TAYLOR EIGSTI, DAYLIGHT AT MIDNIGHT

photo by Devin DeHaven
The photogenic pianist Taylor Eigsti is onto something on his seventh overall release (and third for Concord). Entitled “Daylight At Midnight,” Eigsti’s isn’t the first prodigiously talented twenty-something to embrace the music of his generation, nor is he a trailblazer. Following the footsteps of Brad Mehldau and The Bad Plus, he interprets songs by Feist, Rufus Wainwright, Imogen Heap as well as Nick Drake and Elliot Smith, and he does have a knack for combining modern jazz with a pop sensibility that makes “Daylight” immediately accessible. Apart from being Eigsti’s strongest and most cohesive recording, the pianist has forged a deep connection with his rhythmic collaborators, bassist Harish Raghavan and the state-of-the-art drummer Eric Harland. As a trio, they animate the music with a satisfying determination. The group includes singer Becca Stevens on five of the 11 tracks. Her voice exists in that acoustic realm where alt-rock and jazzy pop blends with folk, and Stevens adds a wistful yet lovely consistency to Eigsti’s original tunes, especially “Magnolia” and “Midnight After Noon.”
Eigsti is a vivacious musician full of ideas that explode out of the speakers. He plays a mean piano and dishes out some retro-jazz funkiness on the Fender Rhodes that sets “Little Bird” afloat. For instrumental highlights, the trio gets it right on the Coldplay romp, “Daylight” and the in-your-face interplay on “Chaos.” But this time out, Eigsti is about the art of the song and with a tip of the hat to the steady hand of Matt Pierson (Mehldau’s former producer), Eigsti has fashioned an album that successfully taps into the singer-songwriter vein and that makes “Daylight” shine. (11 tracks; 56:04 minutes)  www.tayjazz.com
   

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JAZZ IN SPACE: TAYLOR EIGSTI, DAYLIGHT AT MIDNIGHT

Friday, September 24, 2010

TAYLOR EIGSTI, DAYLIGHT AT MIDNIGHT

photo by Devin DeHaven
The photogenic pianist Taylor Eigsti is onto something on his seventh overall release (and third for Concord). Entitled “Daylight At Midnight,” Eigsti’s isn’t the first prodigiously talented twenty-something to embrace the music of his generation, nor is he a trailblazer. Following the footsteps of Brad Mehldau and The Bad Plus, he interprets songs by Feist, Rufus Wainwright, Imogen Heap as well as Nick Drake and Elliot Smith, and he does have a knack for combining modern jazz with a pop sensibility that makes “Daylight” immediately accessible. Apart from being Eigsti’s strongest and most cohesive recording, the pianist has forged a deep connection with his rhythmic collaborators, bassist Harish Raghavan and the state-of-the-art drummer Eric Harland. As a trio, they animate the music with a satisfying determination. The group includes singer Becca Stevens on five of the 11 tracks. Her voice exists in that acoustic realm where alt-rock and jazzy pop blends with folk, and Stevens adds a wistful yet lovely consistency to Eigsti’s original tunes, especially “Magnolia” and “Midnight After Noon.”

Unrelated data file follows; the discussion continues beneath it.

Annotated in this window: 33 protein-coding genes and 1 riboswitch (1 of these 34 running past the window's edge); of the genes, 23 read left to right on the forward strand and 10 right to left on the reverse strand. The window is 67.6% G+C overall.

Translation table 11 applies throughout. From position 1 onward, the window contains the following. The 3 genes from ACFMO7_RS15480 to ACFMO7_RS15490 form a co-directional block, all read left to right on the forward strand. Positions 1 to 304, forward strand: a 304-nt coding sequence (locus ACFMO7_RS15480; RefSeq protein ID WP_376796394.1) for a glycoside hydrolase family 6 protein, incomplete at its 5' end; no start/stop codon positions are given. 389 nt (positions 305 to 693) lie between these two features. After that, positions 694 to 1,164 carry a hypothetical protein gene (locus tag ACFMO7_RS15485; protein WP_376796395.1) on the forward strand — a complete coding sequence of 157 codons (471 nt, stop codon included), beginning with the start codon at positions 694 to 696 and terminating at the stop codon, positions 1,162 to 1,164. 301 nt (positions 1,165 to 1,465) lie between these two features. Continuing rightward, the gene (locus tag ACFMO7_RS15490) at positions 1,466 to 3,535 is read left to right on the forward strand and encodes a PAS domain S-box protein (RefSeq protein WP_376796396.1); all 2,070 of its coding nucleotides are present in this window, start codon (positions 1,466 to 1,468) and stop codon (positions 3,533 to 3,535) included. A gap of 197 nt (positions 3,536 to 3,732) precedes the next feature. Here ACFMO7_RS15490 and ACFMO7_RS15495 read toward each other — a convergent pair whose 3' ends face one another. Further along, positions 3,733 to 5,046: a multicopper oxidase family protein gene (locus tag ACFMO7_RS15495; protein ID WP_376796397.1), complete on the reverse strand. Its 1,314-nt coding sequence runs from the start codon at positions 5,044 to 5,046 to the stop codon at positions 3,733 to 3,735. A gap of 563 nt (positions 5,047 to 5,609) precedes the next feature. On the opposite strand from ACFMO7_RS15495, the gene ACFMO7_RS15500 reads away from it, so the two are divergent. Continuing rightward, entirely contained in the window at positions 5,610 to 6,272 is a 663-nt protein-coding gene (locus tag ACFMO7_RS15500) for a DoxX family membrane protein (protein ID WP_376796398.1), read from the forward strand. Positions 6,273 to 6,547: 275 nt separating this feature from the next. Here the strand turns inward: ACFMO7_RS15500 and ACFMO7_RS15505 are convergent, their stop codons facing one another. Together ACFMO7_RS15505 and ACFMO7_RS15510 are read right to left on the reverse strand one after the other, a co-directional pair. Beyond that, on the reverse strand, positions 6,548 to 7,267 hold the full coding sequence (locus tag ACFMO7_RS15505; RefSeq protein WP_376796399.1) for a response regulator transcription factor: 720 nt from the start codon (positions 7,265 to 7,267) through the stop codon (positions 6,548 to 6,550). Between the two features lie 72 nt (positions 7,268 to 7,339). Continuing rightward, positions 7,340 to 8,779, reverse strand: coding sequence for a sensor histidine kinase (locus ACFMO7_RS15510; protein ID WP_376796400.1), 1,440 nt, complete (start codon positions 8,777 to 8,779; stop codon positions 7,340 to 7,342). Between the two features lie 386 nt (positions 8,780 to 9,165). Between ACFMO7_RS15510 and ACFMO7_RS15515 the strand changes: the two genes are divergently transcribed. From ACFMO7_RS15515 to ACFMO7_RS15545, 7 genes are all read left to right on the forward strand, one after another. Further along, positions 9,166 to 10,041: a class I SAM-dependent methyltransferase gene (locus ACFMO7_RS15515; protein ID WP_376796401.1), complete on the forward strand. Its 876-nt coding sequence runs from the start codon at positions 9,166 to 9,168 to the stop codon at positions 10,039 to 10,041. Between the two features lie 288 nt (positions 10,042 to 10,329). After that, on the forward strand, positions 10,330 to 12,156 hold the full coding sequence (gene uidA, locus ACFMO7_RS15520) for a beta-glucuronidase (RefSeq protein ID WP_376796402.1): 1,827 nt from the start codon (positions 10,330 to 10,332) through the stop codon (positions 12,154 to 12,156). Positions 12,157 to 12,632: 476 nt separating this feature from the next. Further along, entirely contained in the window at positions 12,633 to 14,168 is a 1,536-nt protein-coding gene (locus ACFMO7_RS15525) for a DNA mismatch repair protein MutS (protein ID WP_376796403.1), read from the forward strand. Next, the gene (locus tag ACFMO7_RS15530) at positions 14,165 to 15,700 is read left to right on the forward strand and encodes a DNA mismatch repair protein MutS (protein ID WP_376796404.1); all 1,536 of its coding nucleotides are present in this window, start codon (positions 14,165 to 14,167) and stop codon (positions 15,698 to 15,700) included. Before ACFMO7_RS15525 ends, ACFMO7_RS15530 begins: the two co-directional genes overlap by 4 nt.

Eigsti is a vivacious musician full of ideas that explode out of the speakers. He plays a mean piano and dishes out some retro-jazz funkiness on the Fender Rhodes that sets “Little Bird” afloat. For instrumental highlights, the trio gets it right on the Coldplay romp, “Daylight” and the in-your-face interplay on “Chaos.” But this time out, Eigsti is about the art of the song and with a tip of the hat to the steady hand of Matt Pierson (Mehldau’s former producer), Eigsti has fashioned an album that successfully taps into the singer-songwriter vein and that makes “Daylight” shine. (11 tracks; 56:04 minutes)  www.tayjazz.com
   

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